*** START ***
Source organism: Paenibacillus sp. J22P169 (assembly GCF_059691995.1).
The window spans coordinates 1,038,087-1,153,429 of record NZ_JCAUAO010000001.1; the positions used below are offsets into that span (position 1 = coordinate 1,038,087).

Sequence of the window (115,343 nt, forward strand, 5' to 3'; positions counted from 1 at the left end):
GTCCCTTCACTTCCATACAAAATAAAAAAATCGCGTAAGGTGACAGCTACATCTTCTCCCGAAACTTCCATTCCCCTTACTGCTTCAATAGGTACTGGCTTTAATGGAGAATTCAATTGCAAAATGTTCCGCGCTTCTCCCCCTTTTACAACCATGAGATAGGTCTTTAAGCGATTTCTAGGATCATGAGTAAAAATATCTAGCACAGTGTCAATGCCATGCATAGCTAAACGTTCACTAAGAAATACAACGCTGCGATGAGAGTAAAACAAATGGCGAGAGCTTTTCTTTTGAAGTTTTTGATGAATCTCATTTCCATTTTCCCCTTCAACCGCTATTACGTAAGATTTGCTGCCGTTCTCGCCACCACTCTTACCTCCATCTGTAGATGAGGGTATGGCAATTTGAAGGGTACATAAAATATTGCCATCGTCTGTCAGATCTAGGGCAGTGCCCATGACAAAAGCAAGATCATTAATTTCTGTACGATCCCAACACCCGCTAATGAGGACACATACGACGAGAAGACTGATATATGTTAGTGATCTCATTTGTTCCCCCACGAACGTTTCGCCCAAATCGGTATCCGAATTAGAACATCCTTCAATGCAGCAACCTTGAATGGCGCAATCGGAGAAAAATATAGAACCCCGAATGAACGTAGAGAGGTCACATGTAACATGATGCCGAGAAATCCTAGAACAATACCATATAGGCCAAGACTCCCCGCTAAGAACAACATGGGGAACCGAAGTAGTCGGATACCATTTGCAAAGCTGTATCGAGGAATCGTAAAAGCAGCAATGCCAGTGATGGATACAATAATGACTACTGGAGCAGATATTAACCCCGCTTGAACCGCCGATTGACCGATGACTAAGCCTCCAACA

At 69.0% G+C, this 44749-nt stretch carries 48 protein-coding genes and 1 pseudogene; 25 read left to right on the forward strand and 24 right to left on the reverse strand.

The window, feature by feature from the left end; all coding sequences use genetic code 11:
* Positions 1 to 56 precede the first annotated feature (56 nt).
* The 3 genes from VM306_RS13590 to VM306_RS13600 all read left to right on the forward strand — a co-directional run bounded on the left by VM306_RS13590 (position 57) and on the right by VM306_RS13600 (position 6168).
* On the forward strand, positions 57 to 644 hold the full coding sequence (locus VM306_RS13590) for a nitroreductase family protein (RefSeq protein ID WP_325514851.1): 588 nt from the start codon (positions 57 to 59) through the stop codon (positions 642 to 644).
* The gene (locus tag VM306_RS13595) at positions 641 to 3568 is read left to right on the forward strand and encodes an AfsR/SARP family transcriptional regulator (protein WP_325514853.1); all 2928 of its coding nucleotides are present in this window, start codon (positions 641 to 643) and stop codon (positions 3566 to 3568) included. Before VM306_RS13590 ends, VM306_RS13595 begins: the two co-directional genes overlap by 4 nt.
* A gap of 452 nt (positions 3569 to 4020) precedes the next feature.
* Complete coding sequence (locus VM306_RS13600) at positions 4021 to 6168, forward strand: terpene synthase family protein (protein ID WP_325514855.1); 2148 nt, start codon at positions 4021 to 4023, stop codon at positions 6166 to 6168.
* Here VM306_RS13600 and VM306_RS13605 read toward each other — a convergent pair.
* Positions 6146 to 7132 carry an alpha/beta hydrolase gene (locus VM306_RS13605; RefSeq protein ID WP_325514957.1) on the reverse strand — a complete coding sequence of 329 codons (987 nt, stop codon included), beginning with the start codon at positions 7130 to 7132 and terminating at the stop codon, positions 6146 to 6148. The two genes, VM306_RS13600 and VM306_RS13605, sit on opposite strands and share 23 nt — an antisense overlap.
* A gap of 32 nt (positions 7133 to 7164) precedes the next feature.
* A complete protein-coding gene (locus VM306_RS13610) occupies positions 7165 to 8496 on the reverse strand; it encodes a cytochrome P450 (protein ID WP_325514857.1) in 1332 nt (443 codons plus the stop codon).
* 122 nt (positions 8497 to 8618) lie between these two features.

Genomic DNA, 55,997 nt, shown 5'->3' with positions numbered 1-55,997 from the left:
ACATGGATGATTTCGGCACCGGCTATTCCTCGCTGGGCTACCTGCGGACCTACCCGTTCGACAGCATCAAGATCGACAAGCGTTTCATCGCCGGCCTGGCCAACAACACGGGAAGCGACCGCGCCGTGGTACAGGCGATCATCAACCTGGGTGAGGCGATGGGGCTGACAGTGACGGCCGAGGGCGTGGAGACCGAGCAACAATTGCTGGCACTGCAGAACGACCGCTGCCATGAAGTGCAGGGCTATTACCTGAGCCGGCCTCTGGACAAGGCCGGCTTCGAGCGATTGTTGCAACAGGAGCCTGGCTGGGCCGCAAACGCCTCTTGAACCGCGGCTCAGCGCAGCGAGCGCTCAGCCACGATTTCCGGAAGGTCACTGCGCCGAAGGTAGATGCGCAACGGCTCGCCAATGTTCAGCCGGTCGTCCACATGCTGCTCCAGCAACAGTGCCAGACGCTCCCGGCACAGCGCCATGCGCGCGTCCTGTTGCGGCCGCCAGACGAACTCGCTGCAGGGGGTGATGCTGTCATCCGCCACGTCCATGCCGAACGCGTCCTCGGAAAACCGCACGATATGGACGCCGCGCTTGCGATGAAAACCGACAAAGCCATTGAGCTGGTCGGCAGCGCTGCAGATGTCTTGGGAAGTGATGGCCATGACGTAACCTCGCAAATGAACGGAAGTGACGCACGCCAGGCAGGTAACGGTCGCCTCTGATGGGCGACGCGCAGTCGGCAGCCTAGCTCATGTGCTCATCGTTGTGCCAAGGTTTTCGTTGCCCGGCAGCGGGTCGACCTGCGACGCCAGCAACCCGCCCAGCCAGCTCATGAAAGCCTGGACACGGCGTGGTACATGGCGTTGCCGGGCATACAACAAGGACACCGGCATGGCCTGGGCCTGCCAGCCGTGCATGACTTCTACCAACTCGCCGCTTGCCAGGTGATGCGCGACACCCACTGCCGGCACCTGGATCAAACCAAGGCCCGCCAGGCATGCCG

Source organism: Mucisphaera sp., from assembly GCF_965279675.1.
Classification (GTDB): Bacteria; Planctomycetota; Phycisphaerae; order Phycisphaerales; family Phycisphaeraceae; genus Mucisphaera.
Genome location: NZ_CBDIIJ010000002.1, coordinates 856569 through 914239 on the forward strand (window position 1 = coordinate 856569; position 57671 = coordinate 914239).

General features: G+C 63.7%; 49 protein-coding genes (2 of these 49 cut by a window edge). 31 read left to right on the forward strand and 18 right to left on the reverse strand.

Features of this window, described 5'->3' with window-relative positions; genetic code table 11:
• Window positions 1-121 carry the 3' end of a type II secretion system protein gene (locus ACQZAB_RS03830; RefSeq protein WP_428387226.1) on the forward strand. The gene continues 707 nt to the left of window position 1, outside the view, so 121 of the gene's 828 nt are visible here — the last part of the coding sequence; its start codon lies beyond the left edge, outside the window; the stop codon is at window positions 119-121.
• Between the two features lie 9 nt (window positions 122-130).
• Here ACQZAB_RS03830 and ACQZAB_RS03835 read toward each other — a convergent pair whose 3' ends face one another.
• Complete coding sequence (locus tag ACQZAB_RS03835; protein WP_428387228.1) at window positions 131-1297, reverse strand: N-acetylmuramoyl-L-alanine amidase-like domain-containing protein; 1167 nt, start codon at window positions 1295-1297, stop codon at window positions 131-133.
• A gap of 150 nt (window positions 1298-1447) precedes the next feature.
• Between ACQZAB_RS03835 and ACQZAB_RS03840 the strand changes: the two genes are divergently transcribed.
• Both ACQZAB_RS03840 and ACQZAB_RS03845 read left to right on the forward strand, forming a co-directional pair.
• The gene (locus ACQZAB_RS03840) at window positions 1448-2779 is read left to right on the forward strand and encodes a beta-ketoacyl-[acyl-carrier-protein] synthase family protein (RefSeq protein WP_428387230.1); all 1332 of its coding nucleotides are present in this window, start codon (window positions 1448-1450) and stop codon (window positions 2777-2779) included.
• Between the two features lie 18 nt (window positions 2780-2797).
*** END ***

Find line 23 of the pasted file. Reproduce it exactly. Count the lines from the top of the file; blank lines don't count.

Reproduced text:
General features: G+C 63.7%; 49 protein-coding genes (2 of these 49 cut by a window edge). 31 read left to right on the forward strand and 18 right to left on the reverse strand.